The Pulitzer Prize and the Corporate Crime Wave

Isn’t it odd that so many great books have been written on corporate crime in recent years and yet so very few win the top prize in American journalism – the Pulitzer Prize?

In the first twenty-one years of this century, winners in the general nonfiction book category included books about race, immigration, overseas terrorism, and Nazis.

But only two about corporate crime in the USA.

In 2014, journalist Dan Fagin won the Pulitzer for his book – Toms River: A Story of Science and Salvation (Bantam Books), a book that takes a deep dive into a New Jersey seashore town’s cluster of childhood cancers linked to water and air pollution. 

Fagin notes on page 287 of the book that the company at the heart of the pollution, Ciba-Geigy, and two former executives pled guilty to reduced misdemeanor charges of illegally dumping hazardous liquids and other banned wastes into the factory’s lined-but-leaky landfill in 1981 and 1984. 

“The plea deal allowed the company to keep claiming that its illegal actions were unintentional, because the state dropped the more serious charges that Ciba-Geigy had deceived regulators by filing false reports and altering records,” Fagin writes.

And Eliza Griswold won in 2019 for Amity and Prosperity: One Family and the Fracturing of America (Farrar, Straus and Giroux) a story of an Appalachian family struggling to retain its middle class status in the shadow of destruction wreaked by corporate fracking.

That’s two out of twenty-one Pulitzer Prize winning nonfiction books this century.

Why only two?

Certainly it’s not that great books on corporate crime are not being written.

Just this year, there have been a number of them, with two remarkable ones standing out.

Empire of Pain: The Secret History of the Sackler Family by Patrick Radden Keefe (Doubleday 2021). The book documents what may be the corporate crime of the century – the marketing of opioids that fueled an epidemic that caused the deaths of hundreds of thousands.

And Flying Blind: The 737 MAX Tragedy and the Fall of Boeing by Peter Robison (Random House, 2021). Robison delves deep into Boeing’s corporate crime that took the lives of 346 innocents in two deadly plane crashes.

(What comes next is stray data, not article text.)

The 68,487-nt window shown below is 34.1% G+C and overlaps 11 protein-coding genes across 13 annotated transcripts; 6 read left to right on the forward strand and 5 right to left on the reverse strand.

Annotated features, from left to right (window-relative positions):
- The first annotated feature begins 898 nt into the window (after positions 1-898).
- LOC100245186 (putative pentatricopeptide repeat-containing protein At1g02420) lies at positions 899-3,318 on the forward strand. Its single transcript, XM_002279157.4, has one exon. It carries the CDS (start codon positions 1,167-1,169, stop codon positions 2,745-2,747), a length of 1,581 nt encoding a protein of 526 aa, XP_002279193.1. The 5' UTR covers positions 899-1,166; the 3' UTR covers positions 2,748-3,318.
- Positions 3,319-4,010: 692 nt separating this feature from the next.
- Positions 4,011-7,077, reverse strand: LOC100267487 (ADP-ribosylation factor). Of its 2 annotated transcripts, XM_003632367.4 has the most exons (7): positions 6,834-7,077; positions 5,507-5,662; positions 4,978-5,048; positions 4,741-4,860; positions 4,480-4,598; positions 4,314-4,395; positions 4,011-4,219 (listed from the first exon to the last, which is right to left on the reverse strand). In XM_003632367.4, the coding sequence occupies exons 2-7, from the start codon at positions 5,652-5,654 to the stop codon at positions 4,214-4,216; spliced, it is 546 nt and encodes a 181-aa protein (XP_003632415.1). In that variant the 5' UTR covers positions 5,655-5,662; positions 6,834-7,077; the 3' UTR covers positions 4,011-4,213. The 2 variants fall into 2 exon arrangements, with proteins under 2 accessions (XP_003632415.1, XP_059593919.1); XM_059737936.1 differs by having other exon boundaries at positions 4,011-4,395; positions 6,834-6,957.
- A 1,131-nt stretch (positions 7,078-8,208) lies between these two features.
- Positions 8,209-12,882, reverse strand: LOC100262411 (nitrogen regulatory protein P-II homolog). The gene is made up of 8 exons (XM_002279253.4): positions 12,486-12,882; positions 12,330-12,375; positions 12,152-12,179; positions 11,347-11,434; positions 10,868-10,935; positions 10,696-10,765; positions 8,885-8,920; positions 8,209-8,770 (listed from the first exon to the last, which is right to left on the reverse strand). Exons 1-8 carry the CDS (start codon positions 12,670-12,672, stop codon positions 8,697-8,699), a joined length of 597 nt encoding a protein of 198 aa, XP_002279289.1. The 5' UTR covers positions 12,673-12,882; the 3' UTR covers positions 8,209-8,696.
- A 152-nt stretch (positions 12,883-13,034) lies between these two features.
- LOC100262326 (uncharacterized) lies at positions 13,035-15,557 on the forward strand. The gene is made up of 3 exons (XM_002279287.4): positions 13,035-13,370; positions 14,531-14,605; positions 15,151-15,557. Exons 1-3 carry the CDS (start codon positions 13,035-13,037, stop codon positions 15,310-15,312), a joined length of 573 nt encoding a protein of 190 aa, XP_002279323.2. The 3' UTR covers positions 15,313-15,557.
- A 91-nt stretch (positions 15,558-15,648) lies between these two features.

The Pulitzer Prize Board, which decides the winners, is dominated by leaders of corporate mainstream news outlets, including National Public Radio, the Washington Post, the Los Angeles Times, The New Yorker and the New York Times.

Last year we documented National Public Radio’s corporate criminal connections. (NPR and the Corporate Criminal Element, October 21, 2020).  

We flipped through NPR donors page and found a number of corporate criminal donors, including — ExxonMobil (guilty plea Exxon Valdez oil spill), Lumber Liquidators (guilty plea environmental crimes), Panasonic (guilty pleas antitrust crimes) and Tyson Foods (guilty plea clean water violations).

ExxonMobil, Lumber Liquidators, Panasonic, Tyson Foods — those are just some of the major corporate donors to NPR that have pled guilty to crimes. 

And then there are many more major corporations on the NPR sponsors list that settle serious criminal charges with the watered down deferred and non prosecution agreements.

Also last year, we looked at New York Times and Washington Post live events sponsored by corporations with significant criminal track records. (Corporate Crime at the New York Times and Washington Post, September 15, 2020).

Those journalists and academics of the Pulitzer board who come from outside the corporate mainstream are more interested in race, immigration, gender and identity than they are in corporate power and corporate crime.

As are the corporate criminals.

Does Boeing want to address issues like corporate manslaughter? No.

Instead you will find these announcements on Boeing’s web site:

Boeing Hosts First LGBTQ and Allies Leadership Forum (March 27, 2018).

Boeing Donates More Than $10 Million to Support Racial Equity and Social Justice Nonprofits and Programs (August 26, 2020)

Boeing Contributes $1 Million for Hispanic and Latinx Support Organizations Across the U.S. (September 30, 2021).

It appears that Boeing and other major corporate criminals and the Pulitzer board are on the same page when it comes to questions of corporate crime and justice.

The Pulitzer Prizes will be announced in early April, 2022. 

We shall see if the pattern holds.

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